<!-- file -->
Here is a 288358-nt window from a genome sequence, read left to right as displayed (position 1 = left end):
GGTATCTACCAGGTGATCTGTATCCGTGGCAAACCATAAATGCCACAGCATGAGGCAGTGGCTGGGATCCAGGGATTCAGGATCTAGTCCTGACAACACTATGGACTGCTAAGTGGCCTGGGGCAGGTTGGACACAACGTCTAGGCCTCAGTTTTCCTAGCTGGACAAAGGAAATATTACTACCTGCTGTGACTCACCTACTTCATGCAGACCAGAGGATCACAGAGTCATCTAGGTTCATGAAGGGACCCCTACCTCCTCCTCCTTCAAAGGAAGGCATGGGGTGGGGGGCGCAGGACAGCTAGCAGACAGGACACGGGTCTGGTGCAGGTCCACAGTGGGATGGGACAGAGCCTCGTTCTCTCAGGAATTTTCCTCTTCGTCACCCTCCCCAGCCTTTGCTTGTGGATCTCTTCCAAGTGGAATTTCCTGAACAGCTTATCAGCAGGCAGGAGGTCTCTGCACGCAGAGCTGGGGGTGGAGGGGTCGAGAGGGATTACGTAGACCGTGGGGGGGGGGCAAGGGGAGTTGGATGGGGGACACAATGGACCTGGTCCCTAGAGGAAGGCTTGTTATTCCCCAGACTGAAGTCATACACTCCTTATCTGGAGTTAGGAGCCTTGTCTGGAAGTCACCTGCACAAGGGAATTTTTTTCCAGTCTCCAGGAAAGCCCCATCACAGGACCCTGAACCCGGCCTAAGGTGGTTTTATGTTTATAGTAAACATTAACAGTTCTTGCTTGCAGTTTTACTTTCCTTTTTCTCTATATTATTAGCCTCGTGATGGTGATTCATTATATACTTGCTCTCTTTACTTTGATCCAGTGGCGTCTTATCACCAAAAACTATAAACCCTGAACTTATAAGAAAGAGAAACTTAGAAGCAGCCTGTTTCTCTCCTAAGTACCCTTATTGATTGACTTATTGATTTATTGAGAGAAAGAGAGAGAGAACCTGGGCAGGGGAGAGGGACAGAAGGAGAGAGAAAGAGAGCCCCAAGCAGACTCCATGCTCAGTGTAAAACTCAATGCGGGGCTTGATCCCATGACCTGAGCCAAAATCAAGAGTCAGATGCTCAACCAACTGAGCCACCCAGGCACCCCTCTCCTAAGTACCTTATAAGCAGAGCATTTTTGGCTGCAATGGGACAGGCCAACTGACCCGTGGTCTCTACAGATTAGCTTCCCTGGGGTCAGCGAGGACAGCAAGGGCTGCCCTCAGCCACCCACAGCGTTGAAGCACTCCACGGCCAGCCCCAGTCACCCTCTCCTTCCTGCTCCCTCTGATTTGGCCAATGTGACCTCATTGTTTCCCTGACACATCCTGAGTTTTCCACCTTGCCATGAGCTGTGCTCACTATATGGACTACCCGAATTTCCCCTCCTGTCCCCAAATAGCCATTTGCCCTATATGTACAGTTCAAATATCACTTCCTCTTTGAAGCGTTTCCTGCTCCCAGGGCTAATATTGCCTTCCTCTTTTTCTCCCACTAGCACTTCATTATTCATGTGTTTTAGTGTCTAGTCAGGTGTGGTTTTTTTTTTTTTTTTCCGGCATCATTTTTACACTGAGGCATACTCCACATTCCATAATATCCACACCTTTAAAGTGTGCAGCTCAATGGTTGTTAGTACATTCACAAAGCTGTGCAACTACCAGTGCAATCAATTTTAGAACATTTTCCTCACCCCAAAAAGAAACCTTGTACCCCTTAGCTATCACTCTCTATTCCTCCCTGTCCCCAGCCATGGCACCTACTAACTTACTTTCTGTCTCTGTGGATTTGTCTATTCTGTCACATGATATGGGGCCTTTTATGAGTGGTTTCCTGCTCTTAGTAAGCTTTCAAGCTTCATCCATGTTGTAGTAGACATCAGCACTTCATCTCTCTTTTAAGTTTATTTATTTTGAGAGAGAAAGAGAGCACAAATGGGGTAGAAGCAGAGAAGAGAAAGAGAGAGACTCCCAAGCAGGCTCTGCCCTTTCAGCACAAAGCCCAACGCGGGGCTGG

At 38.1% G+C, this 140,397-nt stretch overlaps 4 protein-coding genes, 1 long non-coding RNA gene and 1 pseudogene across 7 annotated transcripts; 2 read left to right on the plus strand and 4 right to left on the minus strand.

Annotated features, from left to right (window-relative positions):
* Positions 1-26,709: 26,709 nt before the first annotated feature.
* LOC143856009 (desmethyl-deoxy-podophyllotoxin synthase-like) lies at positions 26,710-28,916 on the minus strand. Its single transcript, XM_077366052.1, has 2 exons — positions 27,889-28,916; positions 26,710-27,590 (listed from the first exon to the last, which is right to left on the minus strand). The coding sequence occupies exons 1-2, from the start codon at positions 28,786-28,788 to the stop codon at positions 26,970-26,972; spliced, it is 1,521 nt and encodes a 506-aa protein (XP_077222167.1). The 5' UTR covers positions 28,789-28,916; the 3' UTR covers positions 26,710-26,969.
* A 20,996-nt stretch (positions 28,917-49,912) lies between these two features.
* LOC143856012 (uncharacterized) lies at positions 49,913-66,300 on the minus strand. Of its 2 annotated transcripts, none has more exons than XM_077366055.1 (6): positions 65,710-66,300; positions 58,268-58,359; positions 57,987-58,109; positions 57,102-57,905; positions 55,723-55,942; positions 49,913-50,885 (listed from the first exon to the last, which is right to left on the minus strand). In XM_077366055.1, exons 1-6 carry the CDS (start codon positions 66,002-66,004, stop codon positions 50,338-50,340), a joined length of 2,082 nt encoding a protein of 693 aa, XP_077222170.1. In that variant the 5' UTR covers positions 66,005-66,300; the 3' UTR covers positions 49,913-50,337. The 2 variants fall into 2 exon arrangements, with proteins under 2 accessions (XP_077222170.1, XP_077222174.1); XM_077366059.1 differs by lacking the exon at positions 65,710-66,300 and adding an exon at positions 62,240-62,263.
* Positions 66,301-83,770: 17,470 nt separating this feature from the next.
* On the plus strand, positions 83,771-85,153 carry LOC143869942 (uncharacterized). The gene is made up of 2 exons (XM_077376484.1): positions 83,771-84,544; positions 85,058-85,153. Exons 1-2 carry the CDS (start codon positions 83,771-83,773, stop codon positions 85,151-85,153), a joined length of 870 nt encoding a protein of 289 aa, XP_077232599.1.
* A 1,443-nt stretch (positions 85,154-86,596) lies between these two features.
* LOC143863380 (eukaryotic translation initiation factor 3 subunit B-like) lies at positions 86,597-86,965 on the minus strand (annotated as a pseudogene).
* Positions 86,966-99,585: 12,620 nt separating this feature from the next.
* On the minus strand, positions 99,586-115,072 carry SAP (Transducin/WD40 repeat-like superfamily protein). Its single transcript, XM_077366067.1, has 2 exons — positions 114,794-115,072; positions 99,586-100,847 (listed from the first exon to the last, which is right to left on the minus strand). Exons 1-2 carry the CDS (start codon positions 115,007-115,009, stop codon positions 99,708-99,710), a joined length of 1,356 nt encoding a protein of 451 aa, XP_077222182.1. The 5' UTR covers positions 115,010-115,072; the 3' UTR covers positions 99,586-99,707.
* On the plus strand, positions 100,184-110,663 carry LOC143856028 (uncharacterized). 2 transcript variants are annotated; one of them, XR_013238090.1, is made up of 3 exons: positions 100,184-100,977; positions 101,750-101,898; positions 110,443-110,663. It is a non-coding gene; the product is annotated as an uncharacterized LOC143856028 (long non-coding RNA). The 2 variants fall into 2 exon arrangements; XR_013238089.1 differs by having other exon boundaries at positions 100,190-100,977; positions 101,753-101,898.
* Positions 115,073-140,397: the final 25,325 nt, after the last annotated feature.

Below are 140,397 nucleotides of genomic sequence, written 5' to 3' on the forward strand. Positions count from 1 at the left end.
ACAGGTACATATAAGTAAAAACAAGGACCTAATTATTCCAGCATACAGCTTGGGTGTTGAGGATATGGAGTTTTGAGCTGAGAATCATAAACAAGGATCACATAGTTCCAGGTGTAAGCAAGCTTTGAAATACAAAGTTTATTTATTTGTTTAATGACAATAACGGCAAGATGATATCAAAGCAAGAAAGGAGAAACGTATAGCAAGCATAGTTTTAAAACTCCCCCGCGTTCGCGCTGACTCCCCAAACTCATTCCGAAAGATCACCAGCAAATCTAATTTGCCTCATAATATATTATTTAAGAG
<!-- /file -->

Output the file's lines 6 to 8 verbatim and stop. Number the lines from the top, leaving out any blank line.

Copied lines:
* LOC143856009 (desmethyl-deoxy-podophyllotoxin synthase-like) lies at positions 26,710-28,916 on the minus strand. Its single transcript, XM_077366052.1, has 2 exons — positions 27,889-28,916; positions 26,710-27,590 (listed from the first exon to the last, which is right to left on the minus strand). The coding sequence occupies exons 1-2, from the start codon at positions 28,786-28,788 to the stop codon at positions 26,970-26,972; spliced, it is 1,521 nt and encodes a 506-aa protein (XP_077222167.1). The 5' UTR covers positions 28,789-28,916; the 3' UTR covers positions 26,710-26,969.
* A 20,996-nt stretch (positions 28,917-49,912) lies between these two features.
* LOC143856012 (uncharacterized) lies at positions 49,913-66,300 on the minus strand. Of its 2 annotated transcripts, none has more exons than XM_077366055.1 (6): positions 65,710-66,300; positions 58,268-58,359; positions 57,987-58,109; positions 57,102-57,905; positions 55,723-55,942; positions 49,913-50,885 (listed from the first exon to the last, which is right to left on the minus strand). In XM_077366055.1, exons 1-6 carry the CDS (start codon positions 66,002-66,004, stop codon positions 50,338-50,340), a joined length of 2,082 nt encoding a protein of 693 aa, XP_077222170.1. In that variant the 5' UTR covers positions 66,005-66,300; the 3' UTR covers positions 49,913-50,337. The 2 variants fall into 2 exon arrangements, with proteins under 2 accessions (XP_077222170.1, XP_077222174.1); XM_077366059.1 differs by lacking the exon at positions 65,710-66,300 and adding an exon at positions 62,240-62,263.